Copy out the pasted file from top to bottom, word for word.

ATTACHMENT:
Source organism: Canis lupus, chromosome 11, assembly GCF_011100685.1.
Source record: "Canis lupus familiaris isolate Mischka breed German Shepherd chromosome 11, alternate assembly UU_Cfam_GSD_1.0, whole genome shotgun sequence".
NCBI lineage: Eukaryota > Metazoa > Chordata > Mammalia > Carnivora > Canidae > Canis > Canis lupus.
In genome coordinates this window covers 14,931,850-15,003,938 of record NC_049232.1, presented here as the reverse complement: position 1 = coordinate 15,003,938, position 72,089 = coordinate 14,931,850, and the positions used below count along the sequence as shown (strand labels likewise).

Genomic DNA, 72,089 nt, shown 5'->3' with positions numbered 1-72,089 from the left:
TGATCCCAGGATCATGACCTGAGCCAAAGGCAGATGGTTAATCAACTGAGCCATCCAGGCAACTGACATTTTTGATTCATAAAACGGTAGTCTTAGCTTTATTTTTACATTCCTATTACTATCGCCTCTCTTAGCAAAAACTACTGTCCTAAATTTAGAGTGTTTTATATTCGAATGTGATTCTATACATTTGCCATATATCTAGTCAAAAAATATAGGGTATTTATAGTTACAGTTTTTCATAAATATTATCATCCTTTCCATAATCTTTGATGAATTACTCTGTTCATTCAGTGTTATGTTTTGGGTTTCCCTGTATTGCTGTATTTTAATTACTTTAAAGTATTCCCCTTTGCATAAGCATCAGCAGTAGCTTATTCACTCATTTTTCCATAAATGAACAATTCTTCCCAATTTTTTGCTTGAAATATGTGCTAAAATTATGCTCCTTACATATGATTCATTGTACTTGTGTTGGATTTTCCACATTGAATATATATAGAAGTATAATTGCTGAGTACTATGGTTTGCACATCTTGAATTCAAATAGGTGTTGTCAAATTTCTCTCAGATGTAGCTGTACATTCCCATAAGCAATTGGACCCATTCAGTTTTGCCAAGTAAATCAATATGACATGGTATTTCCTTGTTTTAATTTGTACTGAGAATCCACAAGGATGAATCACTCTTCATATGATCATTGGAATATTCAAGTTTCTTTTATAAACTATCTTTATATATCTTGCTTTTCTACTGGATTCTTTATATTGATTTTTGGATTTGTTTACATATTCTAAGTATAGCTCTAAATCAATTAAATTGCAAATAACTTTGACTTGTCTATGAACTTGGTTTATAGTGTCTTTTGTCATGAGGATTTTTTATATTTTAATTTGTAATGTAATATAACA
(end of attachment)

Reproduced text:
Source organism: Canis lupus, chromosome 11, assembly GCF_011100685.1.
Source record: "Canis lupus familiaris isolate Mischka breed German Shepherd chromosome 11, alternate assembly UU_Cfam_GSD_1.0, whole genome shotgun sequence".
NCBI lineage: Eukaryota > Metazoa > Chordata > Mammalia > Carnivora > Canidae > Canis > Canis lupus.
In genome coordinates this window covers 14,931,850-15,003,938 of record NC_049232.1, presented here as the reverse complement: position 1 = coordinate 15,003,938, position 72,089 = coordinate 14,931,850, and the positions used below count along the sequence as shown (strand labels likewise).

Genomic DNA, 72,089 nt, shown 5'->3' with positions numbered 1-72,089 from the left:
TGATCCCAGGATCATGACCTGAGCCAAAGGCAGATGGTTAATCAACTGAGCCATCCAGGCAACTGACATTTTTGATTCATAAAACGGTAGTCTTAGCTTTATTTTTACATTCCTATTACTATCGCCTCTCTTAGCAAAAACTACTGTCCTAAATTTAGAGTGTTTTATATTCGAATGTGATTCTATACATTTGCCATATATCTAGTCAAAAAATATAGGGTATTTATAGTTACAGTTTTTCATAAATATTATCATCCTTTCCATAATCTTTGATGAATTACTCTGTTCATTCAGTGTTATGTTTTGGGTTTCCCTGTATTGCTGTATTTTAATTACTTTAAAGTATTCCCCTTTGCATAAGCATCAGCAGTAGCTTATTCACTCATTTTTCCATAAATGAACAATTCTTCCCAATTTTTTGCTTGAAATATGTGCTAAAATTATGCTCCTTACATATGATTCATTGTACTTGTGTTGGATTTTCCACATTGAATATATATAGAAGTATAATTGCTGAGTACTATGGTTTGCACATCTTGAATTCAAATAGGTGTTGTCAAATTTCTCTCAGATGTAGCTGTACATTCCCATAAGCAATTGGACCCATTCAGTTTTGCCAAGTAAATCAATATGACATGGTATTTCCTTGTTTTAATTTGTACTGAGAATCCACAAGGATGAATCACTCTTCATATGATCATTGGAATATTCAAGTTTCTTTTATAAACTATCTTTATATATCTTGCTTTTCTACTGGATTCTTTATATTGATTTTTGGATTTGTTTACATATTCTAAGTATAGCTCTAAATCAATTAAATTGCAAATAACTTTGACTTGTCTATGAACTTGGTTTATAGTGTCTTTTGTCATGAGGATTTTTTATATTTTAATTTGTAATGTAATATAACA